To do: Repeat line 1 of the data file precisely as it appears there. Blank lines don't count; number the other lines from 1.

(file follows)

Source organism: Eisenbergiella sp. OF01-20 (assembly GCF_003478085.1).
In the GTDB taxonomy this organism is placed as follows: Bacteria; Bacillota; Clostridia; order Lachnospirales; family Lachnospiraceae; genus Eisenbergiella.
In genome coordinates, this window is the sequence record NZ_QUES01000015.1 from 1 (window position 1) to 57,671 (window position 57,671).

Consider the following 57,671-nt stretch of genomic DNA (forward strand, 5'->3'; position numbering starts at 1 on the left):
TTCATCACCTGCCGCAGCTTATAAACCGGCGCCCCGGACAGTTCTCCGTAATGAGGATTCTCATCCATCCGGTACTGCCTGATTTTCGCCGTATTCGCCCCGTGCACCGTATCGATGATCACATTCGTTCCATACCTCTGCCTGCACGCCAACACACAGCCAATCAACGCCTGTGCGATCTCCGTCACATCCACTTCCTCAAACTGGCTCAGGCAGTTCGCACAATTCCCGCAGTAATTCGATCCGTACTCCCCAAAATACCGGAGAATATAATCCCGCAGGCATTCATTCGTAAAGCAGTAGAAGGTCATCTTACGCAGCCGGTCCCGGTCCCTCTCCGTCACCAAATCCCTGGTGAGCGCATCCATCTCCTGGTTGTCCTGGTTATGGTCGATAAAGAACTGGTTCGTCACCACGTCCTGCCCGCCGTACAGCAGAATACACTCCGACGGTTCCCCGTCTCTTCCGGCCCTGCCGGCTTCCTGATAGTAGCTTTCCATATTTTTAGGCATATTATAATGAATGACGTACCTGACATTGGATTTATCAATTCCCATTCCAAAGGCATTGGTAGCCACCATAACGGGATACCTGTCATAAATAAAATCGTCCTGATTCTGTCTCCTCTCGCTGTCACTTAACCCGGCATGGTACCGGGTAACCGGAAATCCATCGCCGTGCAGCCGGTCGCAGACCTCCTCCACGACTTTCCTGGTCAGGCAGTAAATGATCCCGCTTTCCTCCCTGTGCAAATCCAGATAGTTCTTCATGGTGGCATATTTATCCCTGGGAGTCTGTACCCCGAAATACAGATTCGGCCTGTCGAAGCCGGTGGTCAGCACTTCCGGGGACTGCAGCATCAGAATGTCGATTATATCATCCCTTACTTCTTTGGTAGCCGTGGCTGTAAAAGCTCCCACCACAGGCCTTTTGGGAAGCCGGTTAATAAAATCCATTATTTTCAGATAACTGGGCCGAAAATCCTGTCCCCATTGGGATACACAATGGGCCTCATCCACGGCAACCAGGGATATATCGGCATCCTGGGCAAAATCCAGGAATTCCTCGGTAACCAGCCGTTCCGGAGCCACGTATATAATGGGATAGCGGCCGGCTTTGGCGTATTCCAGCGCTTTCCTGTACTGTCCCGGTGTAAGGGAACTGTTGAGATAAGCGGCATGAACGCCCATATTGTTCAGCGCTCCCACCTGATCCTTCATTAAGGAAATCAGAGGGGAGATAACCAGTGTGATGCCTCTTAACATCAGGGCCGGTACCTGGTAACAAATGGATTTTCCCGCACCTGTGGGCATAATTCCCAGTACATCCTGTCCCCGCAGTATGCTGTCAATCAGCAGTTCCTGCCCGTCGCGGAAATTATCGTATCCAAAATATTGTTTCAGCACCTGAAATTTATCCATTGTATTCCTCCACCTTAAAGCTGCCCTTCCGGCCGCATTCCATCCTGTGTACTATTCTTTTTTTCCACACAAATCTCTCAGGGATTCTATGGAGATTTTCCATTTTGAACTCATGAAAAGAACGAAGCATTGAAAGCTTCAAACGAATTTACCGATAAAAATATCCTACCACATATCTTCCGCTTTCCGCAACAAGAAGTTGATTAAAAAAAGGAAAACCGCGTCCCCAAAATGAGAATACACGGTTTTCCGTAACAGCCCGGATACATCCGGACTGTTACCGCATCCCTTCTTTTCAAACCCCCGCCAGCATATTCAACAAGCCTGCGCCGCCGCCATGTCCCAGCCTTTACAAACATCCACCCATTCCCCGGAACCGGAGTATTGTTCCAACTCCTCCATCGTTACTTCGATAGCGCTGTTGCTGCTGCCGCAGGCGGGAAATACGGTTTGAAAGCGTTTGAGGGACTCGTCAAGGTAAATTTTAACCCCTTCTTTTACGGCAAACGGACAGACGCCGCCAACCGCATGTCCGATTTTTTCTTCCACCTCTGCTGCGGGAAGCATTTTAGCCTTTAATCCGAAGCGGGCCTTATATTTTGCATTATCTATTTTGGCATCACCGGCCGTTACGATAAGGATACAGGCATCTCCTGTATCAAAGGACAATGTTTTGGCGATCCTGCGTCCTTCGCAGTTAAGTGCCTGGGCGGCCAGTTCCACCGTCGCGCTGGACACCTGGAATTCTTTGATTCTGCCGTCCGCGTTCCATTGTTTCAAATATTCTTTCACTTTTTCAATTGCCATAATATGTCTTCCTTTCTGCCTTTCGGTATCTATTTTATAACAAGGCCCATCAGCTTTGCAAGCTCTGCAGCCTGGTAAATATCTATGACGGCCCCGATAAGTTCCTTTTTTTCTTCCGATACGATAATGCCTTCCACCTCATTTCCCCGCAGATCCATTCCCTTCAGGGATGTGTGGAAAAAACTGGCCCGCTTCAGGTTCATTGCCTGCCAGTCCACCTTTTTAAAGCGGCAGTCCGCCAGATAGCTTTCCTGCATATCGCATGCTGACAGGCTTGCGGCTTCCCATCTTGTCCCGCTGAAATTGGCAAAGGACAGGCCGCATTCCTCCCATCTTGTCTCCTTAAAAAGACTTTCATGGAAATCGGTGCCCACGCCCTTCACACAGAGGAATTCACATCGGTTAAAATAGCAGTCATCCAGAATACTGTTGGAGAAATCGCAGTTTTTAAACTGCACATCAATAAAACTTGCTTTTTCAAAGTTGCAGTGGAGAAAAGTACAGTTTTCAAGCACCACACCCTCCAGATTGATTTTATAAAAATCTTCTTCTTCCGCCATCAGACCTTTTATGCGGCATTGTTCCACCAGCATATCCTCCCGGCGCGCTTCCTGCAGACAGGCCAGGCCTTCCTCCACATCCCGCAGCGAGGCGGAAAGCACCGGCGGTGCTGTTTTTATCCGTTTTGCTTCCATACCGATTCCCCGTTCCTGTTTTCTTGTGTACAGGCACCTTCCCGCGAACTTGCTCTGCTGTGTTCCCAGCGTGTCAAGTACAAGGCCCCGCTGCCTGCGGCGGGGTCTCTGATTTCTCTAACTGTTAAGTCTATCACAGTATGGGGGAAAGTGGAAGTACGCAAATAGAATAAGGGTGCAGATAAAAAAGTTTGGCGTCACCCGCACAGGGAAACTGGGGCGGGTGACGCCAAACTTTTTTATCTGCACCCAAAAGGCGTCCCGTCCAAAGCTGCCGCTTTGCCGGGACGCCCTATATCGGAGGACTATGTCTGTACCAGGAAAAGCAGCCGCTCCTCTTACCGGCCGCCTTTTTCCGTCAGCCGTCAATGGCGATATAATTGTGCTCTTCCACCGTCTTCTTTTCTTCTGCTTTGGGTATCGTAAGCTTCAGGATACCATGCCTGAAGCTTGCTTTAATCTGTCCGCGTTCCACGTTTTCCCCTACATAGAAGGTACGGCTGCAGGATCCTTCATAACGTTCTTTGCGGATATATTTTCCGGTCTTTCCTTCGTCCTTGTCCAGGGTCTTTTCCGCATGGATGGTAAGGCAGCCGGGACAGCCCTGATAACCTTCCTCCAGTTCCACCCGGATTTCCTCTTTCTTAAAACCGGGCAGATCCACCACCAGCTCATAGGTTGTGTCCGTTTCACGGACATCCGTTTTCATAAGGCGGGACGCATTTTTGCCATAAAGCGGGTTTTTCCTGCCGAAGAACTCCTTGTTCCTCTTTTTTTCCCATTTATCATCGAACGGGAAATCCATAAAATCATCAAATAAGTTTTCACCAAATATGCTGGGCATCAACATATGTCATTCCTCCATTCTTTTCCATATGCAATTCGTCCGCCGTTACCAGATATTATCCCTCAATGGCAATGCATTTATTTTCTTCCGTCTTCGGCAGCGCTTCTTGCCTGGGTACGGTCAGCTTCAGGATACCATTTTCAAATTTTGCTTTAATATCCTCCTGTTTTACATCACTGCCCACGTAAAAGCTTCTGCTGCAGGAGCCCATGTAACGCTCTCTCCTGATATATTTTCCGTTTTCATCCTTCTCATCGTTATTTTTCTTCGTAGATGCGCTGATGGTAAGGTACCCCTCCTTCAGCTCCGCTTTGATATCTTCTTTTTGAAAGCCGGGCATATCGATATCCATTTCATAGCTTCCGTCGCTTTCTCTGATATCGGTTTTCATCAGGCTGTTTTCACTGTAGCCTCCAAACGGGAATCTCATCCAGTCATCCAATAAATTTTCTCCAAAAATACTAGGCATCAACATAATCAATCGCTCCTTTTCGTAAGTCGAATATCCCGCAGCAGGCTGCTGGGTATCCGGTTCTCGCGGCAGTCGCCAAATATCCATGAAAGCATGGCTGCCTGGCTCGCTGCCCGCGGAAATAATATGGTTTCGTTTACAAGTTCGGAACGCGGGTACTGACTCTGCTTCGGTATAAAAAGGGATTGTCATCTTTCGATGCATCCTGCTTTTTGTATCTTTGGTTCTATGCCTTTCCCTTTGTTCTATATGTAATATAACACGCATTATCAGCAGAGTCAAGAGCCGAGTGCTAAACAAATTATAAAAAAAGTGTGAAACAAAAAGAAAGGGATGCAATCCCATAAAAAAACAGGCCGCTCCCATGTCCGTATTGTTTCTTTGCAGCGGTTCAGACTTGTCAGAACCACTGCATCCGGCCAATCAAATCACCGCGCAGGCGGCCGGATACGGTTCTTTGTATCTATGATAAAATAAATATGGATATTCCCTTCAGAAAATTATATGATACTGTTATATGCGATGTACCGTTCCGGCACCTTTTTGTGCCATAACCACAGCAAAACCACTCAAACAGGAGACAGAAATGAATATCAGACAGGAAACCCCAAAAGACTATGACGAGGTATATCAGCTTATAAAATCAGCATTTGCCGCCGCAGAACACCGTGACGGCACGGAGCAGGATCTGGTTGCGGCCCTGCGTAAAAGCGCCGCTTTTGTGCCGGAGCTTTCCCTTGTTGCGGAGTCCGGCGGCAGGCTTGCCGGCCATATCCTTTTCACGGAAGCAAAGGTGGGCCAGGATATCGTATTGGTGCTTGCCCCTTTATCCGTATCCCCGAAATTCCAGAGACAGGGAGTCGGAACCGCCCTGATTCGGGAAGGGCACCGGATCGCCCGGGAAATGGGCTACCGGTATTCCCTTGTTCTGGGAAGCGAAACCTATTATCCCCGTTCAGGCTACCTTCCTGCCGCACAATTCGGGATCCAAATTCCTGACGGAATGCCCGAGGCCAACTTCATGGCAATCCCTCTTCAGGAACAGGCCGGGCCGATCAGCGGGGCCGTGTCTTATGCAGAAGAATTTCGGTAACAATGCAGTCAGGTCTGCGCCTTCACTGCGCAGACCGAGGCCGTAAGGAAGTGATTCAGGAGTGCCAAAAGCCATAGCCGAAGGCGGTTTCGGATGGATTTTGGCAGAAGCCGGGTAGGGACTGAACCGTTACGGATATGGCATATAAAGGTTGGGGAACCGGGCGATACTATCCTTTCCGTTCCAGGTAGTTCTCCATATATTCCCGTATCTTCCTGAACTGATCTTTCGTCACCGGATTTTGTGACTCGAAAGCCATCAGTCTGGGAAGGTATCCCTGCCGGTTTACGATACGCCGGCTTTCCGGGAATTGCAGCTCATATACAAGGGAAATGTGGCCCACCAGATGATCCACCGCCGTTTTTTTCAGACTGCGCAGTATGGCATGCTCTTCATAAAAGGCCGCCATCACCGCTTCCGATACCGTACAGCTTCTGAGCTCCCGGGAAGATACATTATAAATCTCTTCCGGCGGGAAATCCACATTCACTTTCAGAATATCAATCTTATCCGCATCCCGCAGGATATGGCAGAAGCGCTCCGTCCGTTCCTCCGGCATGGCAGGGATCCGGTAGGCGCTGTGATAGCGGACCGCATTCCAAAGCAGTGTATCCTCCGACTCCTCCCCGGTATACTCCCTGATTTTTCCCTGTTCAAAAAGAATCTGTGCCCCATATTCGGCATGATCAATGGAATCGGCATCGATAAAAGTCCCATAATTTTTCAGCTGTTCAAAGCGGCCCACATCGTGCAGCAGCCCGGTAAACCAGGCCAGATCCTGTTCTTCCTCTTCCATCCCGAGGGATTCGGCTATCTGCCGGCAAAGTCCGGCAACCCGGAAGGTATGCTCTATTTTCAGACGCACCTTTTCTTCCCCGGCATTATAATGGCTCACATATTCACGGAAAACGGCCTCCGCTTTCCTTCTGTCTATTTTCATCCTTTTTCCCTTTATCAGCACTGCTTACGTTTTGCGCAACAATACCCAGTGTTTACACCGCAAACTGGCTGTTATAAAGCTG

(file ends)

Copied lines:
Source organism: Eisenbergiella sp. OF01-20 (assembly GCF_003478085.1).